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Tigers get win one for Watkins

Amid coaching controversy, Missouri snaps six-game losing streak
Monday, February 13, 2006 | 12:00 a.m. CST; updated 9:22 p.m. CDT, Tuesday, July 1, 2008

It was just a splattering of Mizzou Arena that first rose to cheer Missouri on defense.

And then, with interim coach Melvin Watkins’ arms lifting vividly upward, the arena eagerly responded with near-unanimous encouragement.

For now and the remainder of the season it will be Watkins trying to lift them back up, fans, players and a program alike.

Watkins and the Tigers won a 74-71 get-back-to-ball game over Kansas State on Sunday, amid still simmering debate of when and exactly how Watkins had gotten to this place. Or how resigned coach Quin Snyder became resigned.

That’s why in the locker room after the game the questions rolled more fluidly toward the former than the current. Q, Q, coach Q, Quin reporter after reporter started, giving the letter more airplay than its ever known. And the players, defending their coach till the end, responded with the same feistiness they had shown throughout the streak-ending game minutes before.

It was the first win for Missouri (11-11, 4-7) in its past seven tries. It was Watkins’ first Big 12 Conference win in his past 18 tries, dating back to the 2002-2003 season; a year before Watkins’ Texas A&M bunch went 0-16 in the league. More noticeably, it was the end of a streak of basketball that saw six and a half years for better and worse from Snyder, and the fans responded to the change.

Two grade school-aged girls roamed the empty rows of section 204 and 205 before noon Sunday, running back and forth in a makeshift game of one-on-one tag, oblivious to anything outside of who’s ‘it’, and surely ignorant of any situation involving coaching.

Two hours later, Watkins took a similar pattern of movement, pacing back and forth on the Missouri sideline, if not the same haste. And though the girls weren’t as aware of the circumstances of the past few days, they were exemplary of a freer spirit inside the facility. The scrutiny was over, and no matter who’s side each fan saw themselves on, they could get back to basketball.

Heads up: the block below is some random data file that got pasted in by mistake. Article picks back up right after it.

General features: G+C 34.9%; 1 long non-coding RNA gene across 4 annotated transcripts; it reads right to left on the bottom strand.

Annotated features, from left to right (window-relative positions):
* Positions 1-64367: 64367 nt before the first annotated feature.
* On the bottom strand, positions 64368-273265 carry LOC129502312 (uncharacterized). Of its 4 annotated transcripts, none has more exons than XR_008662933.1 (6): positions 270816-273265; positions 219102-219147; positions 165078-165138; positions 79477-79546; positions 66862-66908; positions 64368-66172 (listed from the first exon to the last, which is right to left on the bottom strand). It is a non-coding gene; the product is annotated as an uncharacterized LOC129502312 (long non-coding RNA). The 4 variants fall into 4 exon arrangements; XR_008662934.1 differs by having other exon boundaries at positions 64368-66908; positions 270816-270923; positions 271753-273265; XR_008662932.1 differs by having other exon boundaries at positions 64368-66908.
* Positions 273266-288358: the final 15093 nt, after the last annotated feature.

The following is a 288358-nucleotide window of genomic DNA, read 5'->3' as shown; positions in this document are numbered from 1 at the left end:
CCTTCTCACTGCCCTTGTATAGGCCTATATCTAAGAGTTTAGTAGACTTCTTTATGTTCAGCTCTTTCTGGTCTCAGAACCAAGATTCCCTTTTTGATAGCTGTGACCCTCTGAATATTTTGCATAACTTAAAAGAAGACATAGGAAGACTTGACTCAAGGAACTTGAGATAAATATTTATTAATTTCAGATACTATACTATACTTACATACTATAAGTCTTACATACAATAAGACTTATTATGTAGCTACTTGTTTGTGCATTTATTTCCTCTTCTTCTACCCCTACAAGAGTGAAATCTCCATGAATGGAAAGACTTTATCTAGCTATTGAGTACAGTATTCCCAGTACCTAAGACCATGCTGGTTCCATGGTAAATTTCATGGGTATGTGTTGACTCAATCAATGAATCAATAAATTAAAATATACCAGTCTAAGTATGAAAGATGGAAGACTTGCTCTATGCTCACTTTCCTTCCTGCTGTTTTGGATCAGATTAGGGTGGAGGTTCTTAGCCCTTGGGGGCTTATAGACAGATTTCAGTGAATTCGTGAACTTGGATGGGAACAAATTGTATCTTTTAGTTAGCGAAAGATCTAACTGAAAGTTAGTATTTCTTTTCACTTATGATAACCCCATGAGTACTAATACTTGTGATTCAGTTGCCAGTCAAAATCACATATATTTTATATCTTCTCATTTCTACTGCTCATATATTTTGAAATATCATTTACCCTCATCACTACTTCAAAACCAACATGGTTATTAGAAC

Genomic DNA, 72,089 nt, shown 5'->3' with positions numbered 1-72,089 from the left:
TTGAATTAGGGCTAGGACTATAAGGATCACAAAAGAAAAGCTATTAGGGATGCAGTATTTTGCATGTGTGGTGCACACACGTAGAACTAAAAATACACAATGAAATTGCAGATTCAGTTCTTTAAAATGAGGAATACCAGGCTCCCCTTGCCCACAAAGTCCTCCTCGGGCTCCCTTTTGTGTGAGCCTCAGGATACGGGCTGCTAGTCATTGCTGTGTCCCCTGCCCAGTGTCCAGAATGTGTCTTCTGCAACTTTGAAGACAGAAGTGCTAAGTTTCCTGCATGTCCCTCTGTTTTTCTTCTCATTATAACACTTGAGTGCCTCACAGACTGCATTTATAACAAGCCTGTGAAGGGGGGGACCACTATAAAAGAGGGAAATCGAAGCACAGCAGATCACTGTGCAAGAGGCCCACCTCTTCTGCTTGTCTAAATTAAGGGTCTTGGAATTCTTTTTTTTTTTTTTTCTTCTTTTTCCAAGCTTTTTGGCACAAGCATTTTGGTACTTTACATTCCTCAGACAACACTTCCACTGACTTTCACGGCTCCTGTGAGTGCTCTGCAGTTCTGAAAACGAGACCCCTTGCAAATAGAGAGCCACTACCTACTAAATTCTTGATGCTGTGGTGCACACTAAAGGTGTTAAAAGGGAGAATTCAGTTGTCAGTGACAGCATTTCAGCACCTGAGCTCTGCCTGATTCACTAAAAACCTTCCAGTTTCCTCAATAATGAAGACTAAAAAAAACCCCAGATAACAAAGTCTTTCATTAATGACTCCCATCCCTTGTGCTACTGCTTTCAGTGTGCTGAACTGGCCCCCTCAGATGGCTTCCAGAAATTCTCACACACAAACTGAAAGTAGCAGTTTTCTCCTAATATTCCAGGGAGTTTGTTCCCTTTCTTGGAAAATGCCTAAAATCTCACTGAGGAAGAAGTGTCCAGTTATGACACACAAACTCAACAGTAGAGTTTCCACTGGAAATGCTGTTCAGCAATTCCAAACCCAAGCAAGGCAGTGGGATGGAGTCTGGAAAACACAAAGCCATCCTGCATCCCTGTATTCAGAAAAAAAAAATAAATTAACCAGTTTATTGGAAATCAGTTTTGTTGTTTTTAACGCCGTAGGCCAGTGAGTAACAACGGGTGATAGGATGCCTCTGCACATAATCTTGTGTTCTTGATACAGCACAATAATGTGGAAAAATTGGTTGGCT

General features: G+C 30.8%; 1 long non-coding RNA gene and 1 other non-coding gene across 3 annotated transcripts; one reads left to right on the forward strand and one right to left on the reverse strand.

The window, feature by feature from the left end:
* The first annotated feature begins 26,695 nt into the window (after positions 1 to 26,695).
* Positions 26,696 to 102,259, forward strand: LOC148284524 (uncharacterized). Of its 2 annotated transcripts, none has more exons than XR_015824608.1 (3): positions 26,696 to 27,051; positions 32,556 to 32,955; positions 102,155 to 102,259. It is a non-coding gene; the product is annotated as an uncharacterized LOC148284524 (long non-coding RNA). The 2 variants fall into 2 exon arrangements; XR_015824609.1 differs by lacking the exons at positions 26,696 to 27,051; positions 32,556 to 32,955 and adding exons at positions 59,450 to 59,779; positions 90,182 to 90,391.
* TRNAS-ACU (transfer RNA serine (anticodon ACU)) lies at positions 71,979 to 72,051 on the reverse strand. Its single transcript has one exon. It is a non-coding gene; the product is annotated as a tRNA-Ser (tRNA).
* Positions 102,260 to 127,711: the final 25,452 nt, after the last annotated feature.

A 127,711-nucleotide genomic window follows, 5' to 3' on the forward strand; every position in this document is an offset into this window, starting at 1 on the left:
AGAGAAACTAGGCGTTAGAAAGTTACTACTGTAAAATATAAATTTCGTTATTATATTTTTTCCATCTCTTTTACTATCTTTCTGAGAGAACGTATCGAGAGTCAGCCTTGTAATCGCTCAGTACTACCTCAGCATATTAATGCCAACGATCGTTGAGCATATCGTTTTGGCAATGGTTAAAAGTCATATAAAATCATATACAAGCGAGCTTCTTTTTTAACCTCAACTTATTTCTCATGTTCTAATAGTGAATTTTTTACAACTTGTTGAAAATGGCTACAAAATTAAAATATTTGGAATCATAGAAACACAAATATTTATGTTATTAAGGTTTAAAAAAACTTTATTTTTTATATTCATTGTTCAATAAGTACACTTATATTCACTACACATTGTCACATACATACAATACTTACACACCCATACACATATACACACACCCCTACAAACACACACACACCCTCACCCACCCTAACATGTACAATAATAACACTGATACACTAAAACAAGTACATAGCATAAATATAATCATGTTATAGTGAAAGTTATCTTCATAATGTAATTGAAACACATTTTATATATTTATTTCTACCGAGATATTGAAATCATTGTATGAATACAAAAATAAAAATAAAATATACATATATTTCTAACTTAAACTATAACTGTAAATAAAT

It was an early-arriving crowd, equally without delay in discussing Snyder’s departure. Amused grins and unhappy scowls discussed what they knew and what they thought, creating a buzz through the arena. When the talk drifted from Snyder, the day’s Centennial celebration increased the excitement that had been lacking lately, at least outside of the coach watch.

There was a collection of Missouri’s finest talent, or available talent that wasn’t playing overseas, together in what the athletic department called the largest display of its kind at MU. During halftime introductions, the past-playing greats lined up for their return to the spotlight; Anthony Peeler embraced it, rotating his shoulders as he dribbled his self-envisioned basketball, juking the imaginary defender as if he could still slice his way inside today. Doug Smith didn’t look like he could quite make it to the rim, but ate up the applause anyway. But it was Norm Stewart, perhaps expectedly, who received the most applause, and with it the most talk. Which almost immediately, and quite understandably took the talk back to Snyder, and in turn Watkins.

When Watkins finally emerged, stepping purposefully through the tunnel with the confidence of a former head coach (one that is in fact confident enough to forget that pending personal string of losses), he veered right, away from the court, straight to the student section. The fans, after the briefest of hesitations, enthusiastically met their new coach with high fives as five TV cameras scrambled to capture the moment. He then went to what was now his bench on his sideline.

Early on Watkins paced patiently. When Marshall Brown fit a bounce pass between two defenders setting up a Kevin Young dunk, Watkins’ hands were on his hips. When Brown committed a foolish foul on a jumpshot at the other end, Watkins’ hands were on his hips. But by the second half, Watkins’ hands were moving faster than he could keep up with; his animated frustration needed no sign-language interpretation. His agitator was Jason Horton, guilty of a lazy pass, compounded by a lackadaisical retreat on defense that led to a layup. The timeout was immediate, the scolding severe. When Horton talked back, Watkins raised him a decibel, ending the fleeting insubordination. It’s the discipline of experience, consistent in games and practice (the team committed two turnovers the final 20 minutes of the game; Watkins has disallowed the players’ practice of untucked jerseys in practice).

The fans responded. During another timeout, Watkins emphatically pounded his finger on his dry-erase board, then pounded it in the air pointing at each player. Pockets of fans, those on the north side who weren’t shielded by the players and could see this, stood to applaud. With under two minutes to play, Watkins waved up the fans hoping to get a stop against the Wildcats. The crowd remained standing for the final moments, when, after shaking his opponents hands, Watkins returned to the same section of students. This time they embraced Watkins literally, hugging the coach as he approached. In came the cameras, this time at least a dozen, welcoming Watkins back to the pressure.


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